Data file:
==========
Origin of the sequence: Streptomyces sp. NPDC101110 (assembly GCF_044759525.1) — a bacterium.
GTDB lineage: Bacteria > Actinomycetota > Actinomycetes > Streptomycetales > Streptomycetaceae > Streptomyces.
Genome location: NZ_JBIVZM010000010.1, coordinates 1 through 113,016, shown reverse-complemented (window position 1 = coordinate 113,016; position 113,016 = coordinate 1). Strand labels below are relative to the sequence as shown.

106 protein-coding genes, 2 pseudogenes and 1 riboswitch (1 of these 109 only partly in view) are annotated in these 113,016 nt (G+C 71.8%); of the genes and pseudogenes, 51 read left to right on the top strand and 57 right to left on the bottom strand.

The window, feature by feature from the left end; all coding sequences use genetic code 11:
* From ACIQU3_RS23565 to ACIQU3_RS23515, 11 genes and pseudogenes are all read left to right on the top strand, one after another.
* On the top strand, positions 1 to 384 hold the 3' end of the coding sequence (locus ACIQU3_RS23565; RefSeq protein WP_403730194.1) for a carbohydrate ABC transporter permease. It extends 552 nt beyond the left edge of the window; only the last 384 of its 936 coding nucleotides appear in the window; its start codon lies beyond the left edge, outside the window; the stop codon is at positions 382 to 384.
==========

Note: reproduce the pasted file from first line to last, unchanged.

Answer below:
Origin of the sequence: Streptomyces sp. NPDC101110 (assembly GCF_044759525.1) — a bacterium.
GTDB lineage: Bacteria > Actinomycetota > Actinomycetes > Streptomycetales > Streptomycetaceae > Streptomyces.
Genome location: NZ_JBIVZM010000010.1, coordinates 1 through 113,016, shown reverse-complemented (window position 1 = coordinate 113,016; position 113,016 = coordinate 1). Strand labels below are relative to the sequence as shown.

106 protein-coding genes, 2 pseudogenes and 1 riboswitch (1 of these 109 only partly in view) are annotated in these 113,016 nt (G+C 71.8%); of the genes and pseudogenes, 51 read left to right on the top strand and 57 right to left on the bottom strand.

The window, feature by feature from the left end; all coding sequences use genetic code 11:
* From ACIQU3_RS23565 to ACIQU3_RS23515, 11 genes and pseudogenes are all read left to right on the top strand, one after another.
* On the top strand, positions 1 to 384 hold the 3' end of the coding sequence (locus ACIQU3_RS23565; RefSeq protein WP_403730194.1) for a carbohydrate ABC transporter permease. It extends 552 nt beyond the left edge of the window; only the last 384 of its 936 coding nucleotides appear in the window; its start codon lies beyond the left edge, outside the window; the stop codon is at positions 382 to 384.